According to the EPA:

At the core of the technical assistance are four abandoned gas stations located along U.S. Highway 30, which runs through downtown Sutherland and is the former Lincoln Highway. The abandoned gas stations may pose potential environmental and public health hazards due to underground storage tanks that remained after the stations closed. By addressing the tanks, including potential contamination and liability issues, these sites can be made viable for reuse that benefits the community while removing community eyesores and transforming the sites into community assets. The redevelopment of these sites can spur further revitalization in the area.

“The technical assistance provided to the Village of Sutherland allows the community leaders to restore four Brownfields properties to beneficial use for the community,” said Karl Brooks, EPA Region 7 Administrator. “This is a clear example that shows how being environmentally conscious can bring positive growth and development for our small rural communities.”

Nebraska Archway gets repro Hammer Motel sign

October 12, 2011

A former Kearney icon has been replicated at the Great Platte River Road Archway. The Kearney Hub reports that the archway now displays a Hammer Motel sign, a replica of a much larger sign that once stood at the hotel on US 30 at 19th Ave on the west side of Kearney. Ronnie O’Brien, director of education and the Nebraska director for the Lincoln Highway Association, said the Hammer Motel sign was known across the country. The Hammer family operated the motel from 1947 to 1987. It then served as University of Nebraska at Kearney student housing until 1995, when it was razed. A historical marker commemorating a Lincoln Highway Seedling Mile was dedicated in April at the site of the motel.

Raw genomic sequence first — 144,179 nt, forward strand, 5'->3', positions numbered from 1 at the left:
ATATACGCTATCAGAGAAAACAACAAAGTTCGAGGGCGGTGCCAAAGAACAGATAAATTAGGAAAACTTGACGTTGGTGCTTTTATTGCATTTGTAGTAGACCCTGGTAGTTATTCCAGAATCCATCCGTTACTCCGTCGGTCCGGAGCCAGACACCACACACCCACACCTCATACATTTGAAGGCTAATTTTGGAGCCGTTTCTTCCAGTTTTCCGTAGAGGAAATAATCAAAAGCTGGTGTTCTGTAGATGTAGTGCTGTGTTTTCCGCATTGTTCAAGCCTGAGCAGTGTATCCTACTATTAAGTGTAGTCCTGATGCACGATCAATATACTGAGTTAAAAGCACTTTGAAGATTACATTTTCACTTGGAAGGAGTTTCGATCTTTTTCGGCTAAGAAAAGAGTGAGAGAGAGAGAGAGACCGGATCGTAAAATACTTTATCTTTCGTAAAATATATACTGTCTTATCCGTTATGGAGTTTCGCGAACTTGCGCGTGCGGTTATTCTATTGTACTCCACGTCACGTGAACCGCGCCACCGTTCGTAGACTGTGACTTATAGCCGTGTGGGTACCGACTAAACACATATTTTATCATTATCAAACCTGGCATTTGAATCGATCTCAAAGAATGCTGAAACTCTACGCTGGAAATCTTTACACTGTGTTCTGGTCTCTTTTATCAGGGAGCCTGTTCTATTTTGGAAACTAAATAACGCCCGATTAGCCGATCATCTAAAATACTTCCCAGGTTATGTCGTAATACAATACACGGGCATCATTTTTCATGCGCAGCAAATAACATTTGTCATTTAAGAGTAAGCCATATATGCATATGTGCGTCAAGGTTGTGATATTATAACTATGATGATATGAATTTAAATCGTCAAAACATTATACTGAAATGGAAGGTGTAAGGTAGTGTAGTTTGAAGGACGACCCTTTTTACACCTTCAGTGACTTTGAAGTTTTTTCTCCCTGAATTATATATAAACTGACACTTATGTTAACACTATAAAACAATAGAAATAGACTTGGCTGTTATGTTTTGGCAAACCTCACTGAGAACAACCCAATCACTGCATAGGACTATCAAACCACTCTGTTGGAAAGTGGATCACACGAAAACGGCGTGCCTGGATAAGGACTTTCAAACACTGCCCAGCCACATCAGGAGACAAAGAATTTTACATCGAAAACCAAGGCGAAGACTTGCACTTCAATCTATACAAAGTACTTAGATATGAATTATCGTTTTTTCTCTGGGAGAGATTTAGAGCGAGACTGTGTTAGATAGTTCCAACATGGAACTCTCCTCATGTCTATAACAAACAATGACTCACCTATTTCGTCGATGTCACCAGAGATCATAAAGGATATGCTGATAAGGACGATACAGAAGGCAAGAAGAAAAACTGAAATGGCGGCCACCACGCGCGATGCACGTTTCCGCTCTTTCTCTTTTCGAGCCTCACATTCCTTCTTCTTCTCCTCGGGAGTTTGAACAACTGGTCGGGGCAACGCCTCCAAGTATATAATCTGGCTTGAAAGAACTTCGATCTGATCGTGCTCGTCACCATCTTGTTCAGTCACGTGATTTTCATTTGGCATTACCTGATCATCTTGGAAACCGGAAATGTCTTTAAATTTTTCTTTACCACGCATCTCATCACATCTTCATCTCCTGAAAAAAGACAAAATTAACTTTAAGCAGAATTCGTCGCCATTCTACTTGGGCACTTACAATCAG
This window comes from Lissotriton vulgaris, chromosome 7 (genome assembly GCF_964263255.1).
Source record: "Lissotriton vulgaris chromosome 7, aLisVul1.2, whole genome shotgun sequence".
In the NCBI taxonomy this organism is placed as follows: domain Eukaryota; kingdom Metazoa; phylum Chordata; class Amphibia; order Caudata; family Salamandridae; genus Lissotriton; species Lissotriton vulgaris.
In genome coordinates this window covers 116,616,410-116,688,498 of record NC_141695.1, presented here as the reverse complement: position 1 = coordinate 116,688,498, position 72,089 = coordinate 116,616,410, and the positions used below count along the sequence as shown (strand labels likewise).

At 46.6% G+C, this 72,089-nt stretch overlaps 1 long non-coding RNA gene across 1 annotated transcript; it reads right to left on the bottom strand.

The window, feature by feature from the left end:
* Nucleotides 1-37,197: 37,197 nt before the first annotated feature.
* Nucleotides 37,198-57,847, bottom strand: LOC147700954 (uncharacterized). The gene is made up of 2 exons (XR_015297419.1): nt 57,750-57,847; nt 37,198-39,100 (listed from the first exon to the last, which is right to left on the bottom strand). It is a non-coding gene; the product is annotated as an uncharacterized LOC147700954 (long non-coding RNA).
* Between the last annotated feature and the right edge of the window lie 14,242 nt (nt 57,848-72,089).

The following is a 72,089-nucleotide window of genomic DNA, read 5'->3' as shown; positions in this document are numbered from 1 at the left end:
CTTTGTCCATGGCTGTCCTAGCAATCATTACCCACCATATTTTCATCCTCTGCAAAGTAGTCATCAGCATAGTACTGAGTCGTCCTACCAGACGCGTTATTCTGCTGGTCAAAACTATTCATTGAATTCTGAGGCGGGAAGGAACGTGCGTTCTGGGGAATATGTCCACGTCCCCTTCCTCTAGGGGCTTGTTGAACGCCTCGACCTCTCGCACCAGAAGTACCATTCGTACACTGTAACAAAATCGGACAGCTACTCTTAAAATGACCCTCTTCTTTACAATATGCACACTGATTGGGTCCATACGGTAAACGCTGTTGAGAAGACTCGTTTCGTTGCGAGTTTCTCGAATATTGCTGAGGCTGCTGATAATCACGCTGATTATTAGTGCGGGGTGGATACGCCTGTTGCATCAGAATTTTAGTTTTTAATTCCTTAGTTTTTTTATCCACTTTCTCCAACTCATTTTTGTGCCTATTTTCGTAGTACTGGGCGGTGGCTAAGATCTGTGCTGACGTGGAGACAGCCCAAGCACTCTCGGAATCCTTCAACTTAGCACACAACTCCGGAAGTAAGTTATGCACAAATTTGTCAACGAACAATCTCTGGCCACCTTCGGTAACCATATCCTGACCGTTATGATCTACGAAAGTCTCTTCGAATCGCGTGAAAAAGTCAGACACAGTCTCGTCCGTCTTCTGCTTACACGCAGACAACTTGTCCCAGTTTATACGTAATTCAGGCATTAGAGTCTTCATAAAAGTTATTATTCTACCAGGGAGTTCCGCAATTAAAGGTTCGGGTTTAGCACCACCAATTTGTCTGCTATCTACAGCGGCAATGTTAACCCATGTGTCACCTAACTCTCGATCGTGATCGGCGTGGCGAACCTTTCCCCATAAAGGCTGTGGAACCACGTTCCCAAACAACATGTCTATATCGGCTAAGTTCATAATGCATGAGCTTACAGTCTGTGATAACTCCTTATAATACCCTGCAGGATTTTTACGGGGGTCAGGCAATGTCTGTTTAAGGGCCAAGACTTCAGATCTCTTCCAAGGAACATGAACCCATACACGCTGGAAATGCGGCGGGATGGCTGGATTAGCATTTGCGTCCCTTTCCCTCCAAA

I first reported on the Hammer Motel in 2008. (click for link)

Shady Bend station restored and back in business

July 18, 2011

The Grand Island Independent reports that Shady Bend, an old roadside business along the Lincoln Highway in central Nebraska, has been restored and is again serving customers on the east end of Grand Island. I reported on the plans two years ago on this blog. The images below are from the site’s Facebook page.

From the news report: